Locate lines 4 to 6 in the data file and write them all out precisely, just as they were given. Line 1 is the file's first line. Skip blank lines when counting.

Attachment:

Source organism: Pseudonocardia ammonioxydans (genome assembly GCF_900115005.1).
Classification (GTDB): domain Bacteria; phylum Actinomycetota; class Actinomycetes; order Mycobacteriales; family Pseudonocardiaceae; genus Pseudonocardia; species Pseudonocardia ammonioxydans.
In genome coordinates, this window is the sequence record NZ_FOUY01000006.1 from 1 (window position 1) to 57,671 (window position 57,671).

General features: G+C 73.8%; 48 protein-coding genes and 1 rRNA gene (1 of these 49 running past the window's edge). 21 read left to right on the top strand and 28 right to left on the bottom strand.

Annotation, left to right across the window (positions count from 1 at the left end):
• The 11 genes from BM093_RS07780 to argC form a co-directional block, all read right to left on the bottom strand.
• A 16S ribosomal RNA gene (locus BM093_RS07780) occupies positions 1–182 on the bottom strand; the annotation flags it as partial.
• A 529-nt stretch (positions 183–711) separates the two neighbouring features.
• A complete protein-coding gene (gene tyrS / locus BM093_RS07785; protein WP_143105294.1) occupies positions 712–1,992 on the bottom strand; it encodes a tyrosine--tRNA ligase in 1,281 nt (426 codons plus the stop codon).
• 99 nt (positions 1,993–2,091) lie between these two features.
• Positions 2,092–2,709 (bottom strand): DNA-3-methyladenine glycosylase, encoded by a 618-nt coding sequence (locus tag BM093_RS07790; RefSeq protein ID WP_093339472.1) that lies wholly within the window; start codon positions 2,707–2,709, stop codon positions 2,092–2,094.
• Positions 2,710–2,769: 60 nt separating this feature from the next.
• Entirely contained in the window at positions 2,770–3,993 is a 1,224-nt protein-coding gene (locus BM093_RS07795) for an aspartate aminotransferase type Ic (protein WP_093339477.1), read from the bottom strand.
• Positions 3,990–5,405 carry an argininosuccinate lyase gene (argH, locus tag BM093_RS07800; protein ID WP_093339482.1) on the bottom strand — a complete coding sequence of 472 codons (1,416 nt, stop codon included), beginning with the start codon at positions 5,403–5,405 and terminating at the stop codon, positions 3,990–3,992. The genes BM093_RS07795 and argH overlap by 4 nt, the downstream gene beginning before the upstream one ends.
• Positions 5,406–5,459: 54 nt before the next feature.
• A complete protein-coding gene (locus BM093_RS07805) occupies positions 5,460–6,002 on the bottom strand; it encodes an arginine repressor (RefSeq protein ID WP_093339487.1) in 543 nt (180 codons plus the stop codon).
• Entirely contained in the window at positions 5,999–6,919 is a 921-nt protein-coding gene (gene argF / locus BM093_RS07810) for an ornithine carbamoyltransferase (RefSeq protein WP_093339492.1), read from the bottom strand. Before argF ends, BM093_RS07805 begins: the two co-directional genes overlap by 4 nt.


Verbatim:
General features: G+C 73.8%; 48 protein-coding genes and 1 rRNA gene (1 of these 49 running past the window's edge). 21 read left to right on the top strand and 28 right to left on the bottom strand.

Annotation, left to right across the window (positions count from 1 at the left end):
• The 11 genes from BM093_RS07780 to argC form a co-directional block, all read right to left on the bottom strand.